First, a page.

Neither do I know if the books are still available. Perhaps someone in the book trade could do a search of books in print for us to see if these titles are still in print, or perhaps a list subscriber in Britain might be able to more easily check with Nexus for us.
from Bob Pounds <Bobp@dynamite.com.au>: Lozier also deals with models in plastic and balsa, but only in a half-hearted way. Card is clearly his preferred medium. The car models he describes are very good, and feature a lot of useful ideas, but his boat and locomotive models are poor by comparison. Lozier is not a purist when it comes to card modeling - he happily includes the odd bit of wood or plastic if that helps make the model better, but nevertheless he IS on the right track.
from Bob Pounds <Bobp@dynamite.com.au>: I very nearly passed this book up. It was 'only' architectural models, and not what I was interested in at the time. But since I bought it nearly 30 years ago, it has become a well-used reference. Essentially it is an introduction to architectural model making. In his preface, Bayley says: 'The purpose of this book is to make a clear and constructive approach to cardboard model making, which is a craft of considerable importance and is extensively used by professional model makers, architects and display artists'. The introductory chapter outlines a range of easily made jigs that will help the model maker, and then, through a series of graded exercises, the model maker takes on increasingly difficult tasks. The first model is a simple four-sided, flat-roofed building; the last is a modern church. Along the way we build a Cotswold cottage, a medieval gatehouse, a Norman keep, and several other interesting (constructionally) models. For those who aspire to build architecturally accurate models from original plans, either as a hobby or for a living, this book is an excellent introduction.
from Bob Pounds <Bobp@dynamite.com.au>: If Mr Ford's Model T is your idea of a great thing to model, this is a great book. Lots of diagrams, plans (all dimensioned) make it a treasure trove for Model T aficionados. Unfortunately, Ross never gets beyond a simple disc wheel for his cars. If only he had read Deason, he'd have known how to make spoked wheels.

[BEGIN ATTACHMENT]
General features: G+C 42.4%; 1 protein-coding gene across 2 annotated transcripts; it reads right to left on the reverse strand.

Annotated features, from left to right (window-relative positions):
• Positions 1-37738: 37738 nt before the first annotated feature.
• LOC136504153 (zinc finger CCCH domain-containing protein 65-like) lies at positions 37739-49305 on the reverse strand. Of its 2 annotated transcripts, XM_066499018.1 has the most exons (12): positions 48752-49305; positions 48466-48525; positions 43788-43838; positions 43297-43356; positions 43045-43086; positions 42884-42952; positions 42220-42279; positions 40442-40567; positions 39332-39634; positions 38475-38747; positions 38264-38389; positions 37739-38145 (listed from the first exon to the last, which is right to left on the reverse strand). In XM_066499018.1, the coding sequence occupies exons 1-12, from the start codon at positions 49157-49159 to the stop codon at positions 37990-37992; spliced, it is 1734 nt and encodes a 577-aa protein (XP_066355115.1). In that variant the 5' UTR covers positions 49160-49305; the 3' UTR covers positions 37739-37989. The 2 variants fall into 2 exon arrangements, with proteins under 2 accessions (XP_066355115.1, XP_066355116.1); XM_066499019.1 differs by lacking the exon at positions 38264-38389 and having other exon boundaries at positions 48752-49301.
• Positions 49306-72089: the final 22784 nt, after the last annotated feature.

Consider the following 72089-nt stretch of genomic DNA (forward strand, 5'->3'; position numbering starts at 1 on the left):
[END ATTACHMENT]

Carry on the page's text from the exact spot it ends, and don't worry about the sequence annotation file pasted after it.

from Larry Stillman <firstname.lastname@example.org>: I think that Heighway (who designed Micromodels) might have learnt his craft from this book - many of the designs seem eerily reminiscent of what I have seen of some Micromodels.
from Kell Black <email@example.com>: The design of developments and intersections calls for a knowledge of auxiliary views and revolutions. This in turn assumes a working knowledge of descriptive geometry, and two and three view drawing. And this presupposes that one already knows how to use a T-square, compass, dividers and triangles. I'm sorry to say that if one is interested in design, one is best advised to begin at the beginning. The book above is recommended by the chair of the Engineering Tech department at Austin Peay State University (Clarksville, TN) for anyone wishing to learn this stuff on his/her own. It is a high school text, and it is exceedingly clear in all of its descriptions of processes and techniques.
So, that's my advice. Start at the beginning. I know that all those illustrations of developments of scalene cones by triangulation look intoxicating, but you'll only end up frustrated if you try to begin your designing there.